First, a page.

Monday, April 21, 2014

A World Without Princes (The School for Good and Evil #2) by Soman Chainani - Paul's Review

**I was provided an eARC of this novel from the publisher via Edelweiss in exchange for an honest review**

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Title: A World Without Princes (The School for Good and Evil #2)
Author: Soman Chainani
Year Published: 2014

Recent Release Date: Tuesday April 15, 2014

My REVIEW of The School for Good and Evil #1
My PRE-READING of The School for Good and Evil #1

My Pre-Reading of A World Without Princes (#2)

Synopsis: When Agatha secretly wishes she’d chosen a different happy ending, she reopens the gates to the School for Good and Evil. But the world she and Sophie once knew has changed.

Witches and princesses, warlocks and princes are no longer enemies. New bonds are forming; old bonds are being shattered. But underneath this uneasy arrangement, a war is brewing and a dangerous enemy rises. As Agatha and Sophie battle to restore peace, an unexpected threat could destroy everything, and everyone, they love—and this time, it comes from within.

I loved what the first book in this middle-grade series did to break so many barriers and cliches. There are two female leads and although romance has its place in the book, friendship is at the core. The first book centered around the ideas of good and evil. This book tackles the complexities of boys and girls. There are inherit difficulties in dealing with gender. There are so many preconceived gender stereotypes and although I think Soman Chainani addresses them well, I wish there would have been more breaking of the cliches that are so ingrained within our culture.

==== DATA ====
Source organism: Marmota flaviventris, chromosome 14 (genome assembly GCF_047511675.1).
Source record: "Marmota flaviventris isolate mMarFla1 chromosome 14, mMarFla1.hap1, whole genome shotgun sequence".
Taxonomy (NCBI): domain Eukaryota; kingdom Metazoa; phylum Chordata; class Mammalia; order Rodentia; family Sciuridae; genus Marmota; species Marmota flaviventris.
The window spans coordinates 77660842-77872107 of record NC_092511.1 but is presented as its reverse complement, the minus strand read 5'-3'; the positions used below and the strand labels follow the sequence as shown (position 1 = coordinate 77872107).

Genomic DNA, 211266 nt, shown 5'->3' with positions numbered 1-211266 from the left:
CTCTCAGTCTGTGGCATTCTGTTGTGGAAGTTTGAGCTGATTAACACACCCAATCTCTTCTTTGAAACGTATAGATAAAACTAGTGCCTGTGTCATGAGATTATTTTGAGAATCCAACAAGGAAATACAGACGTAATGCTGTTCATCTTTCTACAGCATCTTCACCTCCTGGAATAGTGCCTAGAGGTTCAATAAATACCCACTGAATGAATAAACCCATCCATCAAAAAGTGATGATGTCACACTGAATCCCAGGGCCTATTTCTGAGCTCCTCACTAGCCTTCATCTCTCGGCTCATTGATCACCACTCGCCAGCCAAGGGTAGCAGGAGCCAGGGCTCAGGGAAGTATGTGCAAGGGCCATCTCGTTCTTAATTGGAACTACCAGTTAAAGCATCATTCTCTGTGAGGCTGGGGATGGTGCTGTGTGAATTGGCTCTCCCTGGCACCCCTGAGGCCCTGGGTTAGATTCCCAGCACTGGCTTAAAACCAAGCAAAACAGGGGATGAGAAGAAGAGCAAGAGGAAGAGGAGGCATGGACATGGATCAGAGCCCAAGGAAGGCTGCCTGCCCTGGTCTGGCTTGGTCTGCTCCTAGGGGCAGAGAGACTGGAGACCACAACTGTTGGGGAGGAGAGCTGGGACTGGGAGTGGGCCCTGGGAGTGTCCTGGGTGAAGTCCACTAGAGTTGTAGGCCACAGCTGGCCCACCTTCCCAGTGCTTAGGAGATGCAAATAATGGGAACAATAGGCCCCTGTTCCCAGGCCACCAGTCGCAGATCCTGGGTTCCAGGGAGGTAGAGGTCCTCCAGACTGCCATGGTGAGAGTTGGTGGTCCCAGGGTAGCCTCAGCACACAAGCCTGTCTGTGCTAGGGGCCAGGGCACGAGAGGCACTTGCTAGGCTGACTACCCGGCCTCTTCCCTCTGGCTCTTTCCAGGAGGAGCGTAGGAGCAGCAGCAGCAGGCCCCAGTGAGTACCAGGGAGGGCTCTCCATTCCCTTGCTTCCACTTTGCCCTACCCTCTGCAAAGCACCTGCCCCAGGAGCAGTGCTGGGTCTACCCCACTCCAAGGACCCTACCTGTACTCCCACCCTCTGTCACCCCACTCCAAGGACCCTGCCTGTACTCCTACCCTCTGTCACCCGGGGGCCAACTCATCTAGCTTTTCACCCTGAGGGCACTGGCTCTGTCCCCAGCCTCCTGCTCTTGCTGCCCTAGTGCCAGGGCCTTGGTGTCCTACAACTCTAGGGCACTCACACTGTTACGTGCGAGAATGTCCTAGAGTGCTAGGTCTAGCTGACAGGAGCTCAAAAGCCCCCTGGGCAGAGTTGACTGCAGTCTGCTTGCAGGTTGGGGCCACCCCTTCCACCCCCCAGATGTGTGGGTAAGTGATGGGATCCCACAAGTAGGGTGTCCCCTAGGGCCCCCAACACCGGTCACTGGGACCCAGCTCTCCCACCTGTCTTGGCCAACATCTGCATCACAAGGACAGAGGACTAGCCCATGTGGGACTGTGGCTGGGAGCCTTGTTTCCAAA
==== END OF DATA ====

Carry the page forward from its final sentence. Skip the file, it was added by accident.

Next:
The school from the first novel is back, but with a few interesting changes. Even though this series has a Harry Potter feel, it is more fantastical than grounded. It doesn't take the time to build the characters over seven books. It is action packed, with both protagonists experiencing huge changes. The story alternates between Sophie and Agatha's perspectives, but when both characters are present it can lead to some confusion. 

The conclusion felt very "middle book" to me and it makes sense considering a third book in the trilogy comes out next year. I am excited to find out how these two girls' fairy tales will truly end. Children reading this book are at the perfect age to think about the issues presented and change the way they see the world. What really is Good? What makes you Evil? And can you change your "destiny"?

I give this book a 4/5 and highly recommend the series! I bought the first book for a friend's 8-year-old niece after reading it myself. What interests me most about the series is that it presents stereotypes in a way that makes the reader think and reevaluate their own ideas. This series is a great catalyst to discussing concepts such as good, evil, destiny, love, and friendship with a middle-grade audience. 


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